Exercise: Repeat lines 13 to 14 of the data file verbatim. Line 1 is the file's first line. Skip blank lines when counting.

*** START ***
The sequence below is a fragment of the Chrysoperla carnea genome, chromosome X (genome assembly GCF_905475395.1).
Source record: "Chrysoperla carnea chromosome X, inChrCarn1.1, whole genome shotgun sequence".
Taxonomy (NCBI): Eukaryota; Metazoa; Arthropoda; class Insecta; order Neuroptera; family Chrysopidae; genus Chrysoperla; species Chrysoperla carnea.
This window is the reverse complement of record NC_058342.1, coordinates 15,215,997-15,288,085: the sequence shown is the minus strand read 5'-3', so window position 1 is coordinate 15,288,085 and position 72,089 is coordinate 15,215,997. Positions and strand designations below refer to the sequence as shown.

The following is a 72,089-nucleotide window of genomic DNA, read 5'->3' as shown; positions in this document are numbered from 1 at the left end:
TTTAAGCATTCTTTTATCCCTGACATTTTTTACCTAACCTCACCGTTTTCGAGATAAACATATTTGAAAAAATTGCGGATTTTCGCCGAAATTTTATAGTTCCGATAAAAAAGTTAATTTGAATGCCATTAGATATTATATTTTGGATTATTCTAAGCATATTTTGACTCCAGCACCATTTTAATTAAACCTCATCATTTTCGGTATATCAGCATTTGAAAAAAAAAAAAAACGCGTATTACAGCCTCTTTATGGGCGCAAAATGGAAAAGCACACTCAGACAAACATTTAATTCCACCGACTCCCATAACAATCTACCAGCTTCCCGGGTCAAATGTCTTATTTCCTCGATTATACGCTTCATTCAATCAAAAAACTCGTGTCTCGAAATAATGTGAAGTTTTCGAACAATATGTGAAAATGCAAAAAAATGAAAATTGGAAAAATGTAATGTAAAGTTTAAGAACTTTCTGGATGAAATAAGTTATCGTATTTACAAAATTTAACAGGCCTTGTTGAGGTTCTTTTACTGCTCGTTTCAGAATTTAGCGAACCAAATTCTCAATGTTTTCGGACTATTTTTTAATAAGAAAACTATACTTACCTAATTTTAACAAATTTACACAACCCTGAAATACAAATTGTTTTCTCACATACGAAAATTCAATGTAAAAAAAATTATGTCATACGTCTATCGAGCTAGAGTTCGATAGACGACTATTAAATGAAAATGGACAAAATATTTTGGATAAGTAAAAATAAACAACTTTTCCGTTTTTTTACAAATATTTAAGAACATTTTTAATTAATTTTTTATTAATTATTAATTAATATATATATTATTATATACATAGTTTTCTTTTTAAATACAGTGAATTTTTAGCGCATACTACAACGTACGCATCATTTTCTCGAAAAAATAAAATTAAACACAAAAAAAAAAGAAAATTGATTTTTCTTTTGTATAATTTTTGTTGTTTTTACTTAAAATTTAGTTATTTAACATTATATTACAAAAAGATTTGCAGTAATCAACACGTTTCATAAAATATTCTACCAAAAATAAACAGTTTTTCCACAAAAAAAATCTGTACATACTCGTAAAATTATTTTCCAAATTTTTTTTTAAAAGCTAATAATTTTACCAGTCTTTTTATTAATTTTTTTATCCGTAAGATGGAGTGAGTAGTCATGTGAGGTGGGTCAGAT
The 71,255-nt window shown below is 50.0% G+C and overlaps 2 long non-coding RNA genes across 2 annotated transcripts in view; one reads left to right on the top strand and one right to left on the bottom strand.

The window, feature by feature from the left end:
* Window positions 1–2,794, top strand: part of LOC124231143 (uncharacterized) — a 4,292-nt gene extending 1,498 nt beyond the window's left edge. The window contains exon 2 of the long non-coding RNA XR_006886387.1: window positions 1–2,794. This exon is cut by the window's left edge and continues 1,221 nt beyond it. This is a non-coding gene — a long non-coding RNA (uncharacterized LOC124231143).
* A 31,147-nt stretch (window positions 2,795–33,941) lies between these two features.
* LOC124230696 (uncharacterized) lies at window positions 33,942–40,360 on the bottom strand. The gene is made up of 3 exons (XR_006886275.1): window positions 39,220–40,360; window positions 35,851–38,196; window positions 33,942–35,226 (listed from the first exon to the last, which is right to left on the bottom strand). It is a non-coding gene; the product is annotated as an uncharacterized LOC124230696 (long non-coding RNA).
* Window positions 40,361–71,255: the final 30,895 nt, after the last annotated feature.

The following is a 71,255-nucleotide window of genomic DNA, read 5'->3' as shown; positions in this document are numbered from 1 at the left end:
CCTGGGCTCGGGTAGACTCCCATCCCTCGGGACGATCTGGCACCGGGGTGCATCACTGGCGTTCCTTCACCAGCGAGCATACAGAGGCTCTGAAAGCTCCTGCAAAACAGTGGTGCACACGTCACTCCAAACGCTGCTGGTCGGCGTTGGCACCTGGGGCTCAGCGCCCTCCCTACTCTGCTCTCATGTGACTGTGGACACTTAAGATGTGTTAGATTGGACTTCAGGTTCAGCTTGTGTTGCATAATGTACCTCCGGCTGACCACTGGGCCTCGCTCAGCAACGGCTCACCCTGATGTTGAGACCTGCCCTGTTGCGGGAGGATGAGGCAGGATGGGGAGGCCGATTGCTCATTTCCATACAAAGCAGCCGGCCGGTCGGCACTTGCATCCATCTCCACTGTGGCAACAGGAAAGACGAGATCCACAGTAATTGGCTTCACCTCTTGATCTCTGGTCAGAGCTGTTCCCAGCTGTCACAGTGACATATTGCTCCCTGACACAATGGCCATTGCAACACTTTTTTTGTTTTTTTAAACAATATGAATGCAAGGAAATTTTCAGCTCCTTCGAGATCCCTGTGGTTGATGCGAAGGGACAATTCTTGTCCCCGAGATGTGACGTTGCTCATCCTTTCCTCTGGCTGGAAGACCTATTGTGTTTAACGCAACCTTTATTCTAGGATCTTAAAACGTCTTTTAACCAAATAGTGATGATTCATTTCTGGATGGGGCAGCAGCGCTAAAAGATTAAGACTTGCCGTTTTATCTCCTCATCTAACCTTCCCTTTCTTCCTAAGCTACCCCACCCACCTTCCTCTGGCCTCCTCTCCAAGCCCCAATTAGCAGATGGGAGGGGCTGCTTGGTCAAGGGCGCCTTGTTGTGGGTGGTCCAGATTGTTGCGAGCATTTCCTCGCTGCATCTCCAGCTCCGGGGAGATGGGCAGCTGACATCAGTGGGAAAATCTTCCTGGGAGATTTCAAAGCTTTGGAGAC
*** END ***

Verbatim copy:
The following is a 71,255-nucleotide window of genomic DNA, read 5'->3' as shown; positions in this document are numbered from 1 at the left end:
CCTGGGCTCGGGTAGACTCCCATCCCTCGGGACGATCTGGCACCGGGGTGCATCACTGGCGTTCCTTCACCAGCGAGCATACAGAGGCTCTGAAAGCTCCTGCAAAACAGTGGTGCACACGTCACTCCAAACGCTGCTGGTCGGCGTTGGCACCTGGGGCTCAGCGCCCTCCCTACTCTGCTCTCATGTGACTGTGGACACTTAAGATGTGTTAGATTGGACTTCAGGTTCAGCTTGTGTTGCATAATGTACCTCCGGCTGACCACTGGGCCTCGCTCAGCAACGGCTCACCCTGATGTTGAGACCTGCCCTGTTGCGGGAGGATGAGGCAGGATGGGGAGGCCGATTGCTCATTTCCATACAAAGCAGCCGGCCGGTCGGCACTTGCATCCATCTCCACTGTGGCAACAGGAAAGACGAGATCCACAGTAATTGGCTTCACCTCTTGATCTCTGGTCAGAGCTGTTCCCAGCTGTCACAGTGACATATTGCTCCCTGACACAATGGCCATTGCAACACTTTTTTTGTTTTTTTAAACAATATGAATGCAAGGAAATTTTCAGCTCCTTCGAGATCCCTGTGGTTGATGCGAAGGGACAATTCTTGTCCCCGAGATGTGACGTTGCTCATCCTTTCCTCTGGCTGGAAGACCTATTGTGTTTAACGCAACCTTTATTCTAGGATCTTAAAACGTCTTTTAACCAAATAGTGATGATTCATTTCTGGATGGGGCAGCAGCGCTAAAAGATTAAGACTTGCCGTTTTATCTCCTCATCTAACCTTCCCTTTCTTCCTAAGCTACCCCACCCACCTTCCTCTGGCCTCCTCTCCAAGCCCCAATTAGCAGATGGGAGGGGCTGCTTGGTCAAGGGCGCCTTGTTGTGGGTGGTCCAGATTGTTGCGAGCATTTCCTCGCTGCATCTCCAGCTCCGGGGAGATGGGCAGCTGACATCAGTGGGAAAATCTTCCTGGGAGATTTCAAAGCTTTGGAGAC